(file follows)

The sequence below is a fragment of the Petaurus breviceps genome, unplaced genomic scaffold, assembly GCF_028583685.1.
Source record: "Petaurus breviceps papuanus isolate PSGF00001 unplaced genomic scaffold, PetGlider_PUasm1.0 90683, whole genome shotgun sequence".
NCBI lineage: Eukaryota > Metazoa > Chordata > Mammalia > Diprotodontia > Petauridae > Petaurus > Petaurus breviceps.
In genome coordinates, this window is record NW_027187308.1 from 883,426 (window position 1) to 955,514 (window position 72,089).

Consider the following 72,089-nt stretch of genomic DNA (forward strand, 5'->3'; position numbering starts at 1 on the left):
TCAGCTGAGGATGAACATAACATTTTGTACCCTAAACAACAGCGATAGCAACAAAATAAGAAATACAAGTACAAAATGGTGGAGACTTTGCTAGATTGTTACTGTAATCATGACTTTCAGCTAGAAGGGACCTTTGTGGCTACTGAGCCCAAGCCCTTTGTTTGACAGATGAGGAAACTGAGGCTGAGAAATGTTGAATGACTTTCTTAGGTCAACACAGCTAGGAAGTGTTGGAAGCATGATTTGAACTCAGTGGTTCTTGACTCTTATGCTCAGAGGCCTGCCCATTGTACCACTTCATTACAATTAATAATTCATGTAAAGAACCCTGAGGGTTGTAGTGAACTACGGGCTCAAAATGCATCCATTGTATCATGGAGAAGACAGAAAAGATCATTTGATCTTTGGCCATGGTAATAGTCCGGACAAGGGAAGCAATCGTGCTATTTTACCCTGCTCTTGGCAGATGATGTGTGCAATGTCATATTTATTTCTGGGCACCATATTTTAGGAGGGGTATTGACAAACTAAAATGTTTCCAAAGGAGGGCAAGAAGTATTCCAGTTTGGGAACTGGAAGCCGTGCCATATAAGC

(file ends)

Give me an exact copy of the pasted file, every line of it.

The sequence below is a fragment of the Petaurus breviceps genome, unplaced genomic scaffold, assembly GCF_028583685.1.
Source record: "Petaurus breviceps papuanus isolate PSGF00001 unplaced genomic scaffold, PetGlider_PUasm1.0 90683, whole genome shotgun sequence".
NCBI lineage: Eukaryota > Metazoa > Chordata > Mammalia > Diprotodontia > Petauridae > Petaurus > Petaurus breviceps.
In genome coordinates, this window is record NW_027187308.1 from 883,426 (window position 1) to 955,514 (window position 72,089).

Consider the following 72,089-nt stretch of genomic DNA (forward strand, 5'->3'; position numbering starts at 1 on the left):
TCAGCTGAGGATGAACATAACATTTTGTACCCTAAACAACAGCGATAGCAACAAAATAAGAAATACAAGTACAAAATGGTGGAGACTTTGCTAGATTGTTACTGTAATCATGACTTTCAGCTAGAAGGGACCTTTGTGGCTACTGAGCCCAAGCCCTTTGTTTGACAGATGAGGAAACTGAGGCTGAGAAATGTTGAATGACTTTCTTAGGTCAACACAGCTAGGAAGTGTTGGAAGCATGATTTGAACTCAGTGGTTCTTGACTCTTATGCTCAGAGGCCTGCCCATTGTACCACTTCATTACAATTAATAATTCATGTAAAGAACCCTGAGGGTTGTAGTGAACTACGGGCTCAAAATGCATCCATTGTATCATGGAGAAGACAGAAAAGATCATTTGATCTTTGGCCATGGTAATAGTCCGGACAAGGGAAGCAATCGTGCTATTTTACCCTGCTCTTGGCAGATGATGTGTGCAATGTCATATTTATTTCTGGGCACCATATTTTAGGAGGGGTATTGACAAACTAAAATGTTTCCAAAGGAGGGCAAGAAGTATTCCAGTTTGGGAACTGGAAGCCGTGCCATATAAGC